Company culture is a vital part of every business. It affects every aspect of a business. From attracting top talent to enhancing employee satisfaction, it’s the foundation of a thriving workforce. Without a positive company culture, many employees will find it challenging to see the real value in what they do, adversely affecting your bottom line.
Research shows that 94% of top management and 88% of employees believe positive company culture is crucial for success. The same study also found a strong relationship between workers who feel happy and valued at their workplace and those who feel their company has a positive culture.
There are reasons businesses named Best Places to Work are very successful. These companies have a strong and positive culture that makes their employees feel appreciated and ultimately perform their best. A report by CultureIQ shows that employees’ overall ratings of their workplace’s qualities (including environment, company values, and collaboration) are 20% higher at organizations that have a strong and positive culture.
Positive Company Culture
A positive workplace culture gives a company a competitive edge. Employees want to work for organizations with an excellent reputation from past and current employees. A business with a strong and positive culture attracts the talent that’s ready to make their next workplace a home instead of just a stepping stone.
Although every company is unique, organizations with happy employees have some things in common. Other benefits of creating a positive workplace culture include:
- Boost employee loyalty. Positive workplace culture promotes a sense of employee loyalty. That’s because employees are more likely to stay at their current job if they feel valued.
- Job satisfaction. It’s no secret that job satisfaction is higher in organizations that embrace a positive corporate culture. Companies that invest in the well-being of their workers are rewarded with happy and committed workers.
- Collaboration. Employees are more likely to work together in companies with a strong and positive culture. Positive workplace culture promotes teamwork, social interaction, and open communication—this collaboration results in incredible results.
- Work performance. Positive company cultures are associated with higher rates of efficiency. That’s because employees are more inspired and committed to employers who invest in their happiness and well-being.
- Employee morale. Encouraging a positive workplace culture is a sure way to improve employee morale. That’s because employees often feel happier and enjoy their jobs more when working in a positive environment.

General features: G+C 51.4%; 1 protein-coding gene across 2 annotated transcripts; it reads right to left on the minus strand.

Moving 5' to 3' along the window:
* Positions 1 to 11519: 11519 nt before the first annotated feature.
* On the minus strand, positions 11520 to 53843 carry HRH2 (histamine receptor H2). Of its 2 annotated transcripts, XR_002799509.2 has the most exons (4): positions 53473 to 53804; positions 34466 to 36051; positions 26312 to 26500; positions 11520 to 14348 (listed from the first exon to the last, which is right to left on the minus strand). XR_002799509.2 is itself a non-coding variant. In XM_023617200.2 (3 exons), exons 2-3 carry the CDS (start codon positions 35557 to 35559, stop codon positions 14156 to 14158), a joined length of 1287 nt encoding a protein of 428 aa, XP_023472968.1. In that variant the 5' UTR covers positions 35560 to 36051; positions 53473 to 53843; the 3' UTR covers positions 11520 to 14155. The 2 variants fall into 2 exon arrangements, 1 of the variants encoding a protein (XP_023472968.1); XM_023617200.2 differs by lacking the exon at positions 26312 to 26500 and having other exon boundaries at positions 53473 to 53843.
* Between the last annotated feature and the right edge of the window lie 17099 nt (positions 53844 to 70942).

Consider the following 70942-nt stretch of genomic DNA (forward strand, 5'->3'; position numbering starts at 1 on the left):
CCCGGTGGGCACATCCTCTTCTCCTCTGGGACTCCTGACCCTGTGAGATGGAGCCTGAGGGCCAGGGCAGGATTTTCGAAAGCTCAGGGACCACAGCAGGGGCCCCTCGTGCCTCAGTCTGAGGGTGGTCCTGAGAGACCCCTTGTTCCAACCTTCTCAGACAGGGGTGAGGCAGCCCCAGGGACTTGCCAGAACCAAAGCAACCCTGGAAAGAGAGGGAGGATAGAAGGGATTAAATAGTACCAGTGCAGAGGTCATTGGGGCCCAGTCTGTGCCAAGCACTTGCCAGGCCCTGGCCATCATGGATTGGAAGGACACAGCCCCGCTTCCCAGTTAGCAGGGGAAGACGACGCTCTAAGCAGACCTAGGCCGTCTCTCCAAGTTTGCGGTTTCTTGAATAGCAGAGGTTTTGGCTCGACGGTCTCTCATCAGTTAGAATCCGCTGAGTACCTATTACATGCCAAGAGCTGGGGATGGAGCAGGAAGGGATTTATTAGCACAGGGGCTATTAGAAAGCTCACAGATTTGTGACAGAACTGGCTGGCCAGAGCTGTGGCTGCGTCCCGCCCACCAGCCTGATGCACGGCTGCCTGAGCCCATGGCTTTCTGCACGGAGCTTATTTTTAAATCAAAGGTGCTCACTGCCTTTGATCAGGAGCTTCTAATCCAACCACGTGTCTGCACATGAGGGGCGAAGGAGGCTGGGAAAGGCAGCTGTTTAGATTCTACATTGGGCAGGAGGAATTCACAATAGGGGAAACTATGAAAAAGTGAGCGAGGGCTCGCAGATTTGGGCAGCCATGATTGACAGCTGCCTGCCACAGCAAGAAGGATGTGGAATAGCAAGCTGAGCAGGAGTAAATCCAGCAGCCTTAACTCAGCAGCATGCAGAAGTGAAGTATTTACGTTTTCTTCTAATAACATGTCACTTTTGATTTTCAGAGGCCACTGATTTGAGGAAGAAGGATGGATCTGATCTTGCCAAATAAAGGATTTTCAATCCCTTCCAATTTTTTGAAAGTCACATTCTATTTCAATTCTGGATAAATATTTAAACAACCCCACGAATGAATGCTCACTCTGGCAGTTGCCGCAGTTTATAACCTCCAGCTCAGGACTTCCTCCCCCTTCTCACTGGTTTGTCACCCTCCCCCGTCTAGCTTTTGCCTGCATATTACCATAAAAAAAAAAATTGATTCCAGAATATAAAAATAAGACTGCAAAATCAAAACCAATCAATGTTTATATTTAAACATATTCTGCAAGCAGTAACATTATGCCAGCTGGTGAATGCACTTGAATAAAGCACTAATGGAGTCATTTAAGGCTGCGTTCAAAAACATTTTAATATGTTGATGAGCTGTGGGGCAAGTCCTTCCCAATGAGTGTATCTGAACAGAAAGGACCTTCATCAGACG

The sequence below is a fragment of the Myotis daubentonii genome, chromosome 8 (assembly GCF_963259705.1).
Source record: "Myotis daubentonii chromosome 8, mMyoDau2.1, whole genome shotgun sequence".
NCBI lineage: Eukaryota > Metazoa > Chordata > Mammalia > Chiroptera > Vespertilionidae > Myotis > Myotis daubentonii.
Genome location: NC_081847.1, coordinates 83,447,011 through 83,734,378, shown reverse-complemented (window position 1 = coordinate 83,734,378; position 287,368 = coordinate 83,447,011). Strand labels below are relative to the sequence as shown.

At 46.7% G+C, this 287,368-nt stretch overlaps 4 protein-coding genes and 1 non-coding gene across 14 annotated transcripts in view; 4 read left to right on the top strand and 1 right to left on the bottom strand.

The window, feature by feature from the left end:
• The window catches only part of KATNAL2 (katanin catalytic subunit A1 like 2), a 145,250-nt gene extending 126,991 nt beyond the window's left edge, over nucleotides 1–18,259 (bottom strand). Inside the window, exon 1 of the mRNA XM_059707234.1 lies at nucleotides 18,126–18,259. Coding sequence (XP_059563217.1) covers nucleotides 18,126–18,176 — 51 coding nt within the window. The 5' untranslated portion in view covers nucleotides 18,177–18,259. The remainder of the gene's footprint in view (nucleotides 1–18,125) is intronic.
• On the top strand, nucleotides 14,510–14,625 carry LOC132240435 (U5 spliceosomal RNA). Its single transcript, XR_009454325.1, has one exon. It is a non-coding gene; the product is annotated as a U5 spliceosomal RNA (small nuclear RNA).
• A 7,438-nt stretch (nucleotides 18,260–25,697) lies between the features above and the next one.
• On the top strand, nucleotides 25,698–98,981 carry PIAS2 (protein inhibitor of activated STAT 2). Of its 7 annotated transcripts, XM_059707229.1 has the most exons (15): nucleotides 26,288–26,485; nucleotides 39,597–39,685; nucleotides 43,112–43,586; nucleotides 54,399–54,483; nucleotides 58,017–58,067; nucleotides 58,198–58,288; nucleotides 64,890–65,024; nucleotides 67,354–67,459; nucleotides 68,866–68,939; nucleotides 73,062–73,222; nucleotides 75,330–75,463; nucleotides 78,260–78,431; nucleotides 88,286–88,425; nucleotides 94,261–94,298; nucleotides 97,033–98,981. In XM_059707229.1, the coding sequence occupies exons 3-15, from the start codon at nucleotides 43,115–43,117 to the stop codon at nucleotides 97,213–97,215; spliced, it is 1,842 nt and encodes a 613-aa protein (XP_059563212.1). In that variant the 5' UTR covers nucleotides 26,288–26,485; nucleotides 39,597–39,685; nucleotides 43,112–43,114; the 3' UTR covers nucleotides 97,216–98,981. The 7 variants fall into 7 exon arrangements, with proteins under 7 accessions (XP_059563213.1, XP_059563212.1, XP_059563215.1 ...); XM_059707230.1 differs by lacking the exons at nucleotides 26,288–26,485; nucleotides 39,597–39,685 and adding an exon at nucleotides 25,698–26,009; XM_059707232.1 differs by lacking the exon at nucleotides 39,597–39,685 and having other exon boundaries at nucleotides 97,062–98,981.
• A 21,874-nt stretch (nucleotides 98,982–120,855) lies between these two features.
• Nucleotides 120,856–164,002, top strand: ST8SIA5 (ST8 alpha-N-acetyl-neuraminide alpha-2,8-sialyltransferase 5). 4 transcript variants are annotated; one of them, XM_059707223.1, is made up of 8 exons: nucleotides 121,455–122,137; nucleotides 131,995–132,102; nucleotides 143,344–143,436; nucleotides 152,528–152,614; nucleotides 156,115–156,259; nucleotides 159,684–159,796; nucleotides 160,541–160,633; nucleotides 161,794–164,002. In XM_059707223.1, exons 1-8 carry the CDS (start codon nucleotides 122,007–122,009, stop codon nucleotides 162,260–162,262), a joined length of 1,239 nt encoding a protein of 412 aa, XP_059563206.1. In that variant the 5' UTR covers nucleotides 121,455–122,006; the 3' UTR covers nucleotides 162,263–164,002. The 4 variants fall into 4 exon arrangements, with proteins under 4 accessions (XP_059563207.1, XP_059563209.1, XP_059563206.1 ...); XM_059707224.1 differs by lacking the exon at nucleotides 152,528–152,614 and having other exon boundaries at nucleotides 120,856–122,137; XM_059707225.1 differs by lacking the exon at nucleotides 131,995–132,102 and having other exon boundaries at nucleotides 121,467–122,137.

- Reduced stress. Positive workplace cultures can reduce workplace stress significantly. Businesses with positive cultures have less stressed workers, boosting employee health and efficiency.
1. Space of Learning and Acceptance
As you monitor your employee’s performance, you should also help them perform better in their roles by establishing a culture of continuous learning in your company. There are many Learning Management Systems online that can help you create this culture.
Conduct one-on-one meetings with your team and give them feedback and suggestions to help them develop their skills and better themselves. Once employees get accustomed to a culture of continuous learning, they’re more likely to contribute to your company’s success. That’s because once employees can see they’re moving towards achieving their career goals, they’ll be more motivated and confident, and ultimately they’ll be more productive. So, ask your staff if they’d like to improve their skills or learn something new in a designated area. Also, inform your employees of the various job opportunities or different career paths within your organization to foster a learning environment.
2. Encourage Transparency
Transparency isn’t only good for your employees. A transparent workplace culture affects the entire company, resulting in highly engaged employees. According to the Bonusly report, a highly engaged employee is 2.1 times more likely to report working for a transparent company than actively disengaged workers.
Trust is the backbone of strong and positive company culture. However, if you want to create a transparent workplace culture, ensure your employees have collaboration and modern tools.